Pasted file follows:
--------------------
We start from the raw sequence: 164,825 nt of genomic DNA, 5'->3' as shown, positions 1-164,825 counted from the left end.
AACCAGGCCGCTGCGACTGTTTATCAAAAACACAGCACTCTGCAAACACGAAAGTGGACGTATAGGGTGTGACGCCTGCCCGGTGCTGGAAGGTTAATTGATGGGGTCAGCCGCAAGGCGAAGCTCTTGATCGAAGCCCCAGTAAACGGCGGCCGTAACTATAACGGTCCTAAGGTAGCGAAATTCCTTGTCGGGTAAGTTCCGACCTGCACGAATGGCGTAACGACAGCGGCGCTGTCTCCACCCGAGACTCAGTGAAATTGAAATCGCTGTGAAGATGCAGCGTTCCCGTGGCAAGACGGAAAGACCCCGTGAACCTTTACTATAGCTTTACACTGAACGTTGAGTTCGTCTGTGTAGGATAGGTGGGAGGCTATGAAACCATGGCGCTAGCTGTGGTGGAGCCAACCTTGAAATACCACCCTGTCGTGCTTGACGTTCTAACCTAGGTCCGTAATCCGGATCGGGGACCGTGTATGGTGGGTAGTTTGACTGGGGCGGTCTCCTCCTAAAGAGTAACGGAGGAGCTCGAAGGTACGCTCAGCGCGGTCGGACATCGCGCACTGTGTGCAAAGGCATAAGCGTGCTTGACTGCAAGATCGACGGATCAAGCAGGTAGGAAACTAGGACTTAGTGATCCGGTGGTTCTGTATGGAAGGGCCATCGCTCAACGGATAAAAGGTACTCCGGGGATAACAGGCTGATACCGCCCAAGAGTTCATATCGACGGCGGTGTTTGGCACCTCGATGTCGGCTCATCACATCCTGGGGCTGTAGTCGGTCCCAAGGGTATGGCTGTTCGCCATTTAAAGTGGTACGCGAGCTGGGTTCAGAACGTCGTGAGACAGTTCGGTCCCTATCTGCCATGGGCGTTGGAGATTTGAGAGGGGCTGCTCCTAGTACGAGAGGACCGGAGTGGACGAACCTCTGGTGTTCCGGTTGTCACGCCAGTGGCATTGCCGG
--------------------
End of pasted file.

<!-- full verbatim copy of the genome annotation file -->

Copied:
We start from the raw sequence: 164,825 nt of genomic DNA, 5'->3' as shown, positions 1-164,825 counted from the left end.
AACCAGGCCGCTGCGACTGTTTATCAAAAACACAGCACTCTGCAAACACGAAAGTGGACGTATAGGGTGTGACGCCTGCCCGGTGCTGGAAGGTTAATTGATGGGGTCAGCCGCAAGGCGAAGCTCTTGATCGAAGCCCCAGTAAACGGCGGCCGTAACTATAACGGTCCTAAGGTAGCGAAATTCCTTGTCGGGTAAGTTCCGACCTGCACGAATGGCGTAACGACAGCGGCGCTGTCTCCACCCGAGACTCAGTGAAATTGAAATCGCTGTGAAGATGCAGCGTTCCCGTGGCAAGACGGAAAGACCCCGTGAACCTTTACTATAGCTTTACACTGAACGTTGAGTTCGTCTGTGTAGGATAGGTGGGAGGCTATGAAACCATGGCGCTAGCTGTGGTGGAGCCAACCTTGAAATACCACCCTGTCGTGCTTGACGTTCTAACCTAGGTCCGTAATCCGGATCGGGGACCGTGTATGGTGGGTAGTTTGACTGGGGCGGTCTCCTCCTAAAGAGTAACGGAGGAGCTCGAAGGTACGCTCAGCGCGGTCGGACATCGCGCACTGTGTGCAAAGGCATAAGCGTGCTTGACTGCAAGATCGACGGATCAAGCAGGTAGGAAACTAGGACTTAGTGATCCGGTGGTTCTGTATGGAAGGGCCATCGCTCAACGGATAAAAGGTACTCCGGGGATAACAGGCTGATACCGCCCAAGAGTTCATATCGACGGCGGTGTTTGGCACCTCGATGTCGGCTCATCACATCCTGGGGCTGTAGTCGGTCCCAAGGGTATGGCTGTTCGCCATTTAAAGTGGTACGCGAGCTGGGTTCAGAACGTCGTGAGACAGTTCGGTCCCTATCTGCCATGGGCGTTGGAGATTTGAGAGGGGCTGCTCCTAGTACGAGAGGACCGGAGTGGACGAACCTCTGGTGTTCCGGTTGTCACGCCAGTGGCATTGCCGG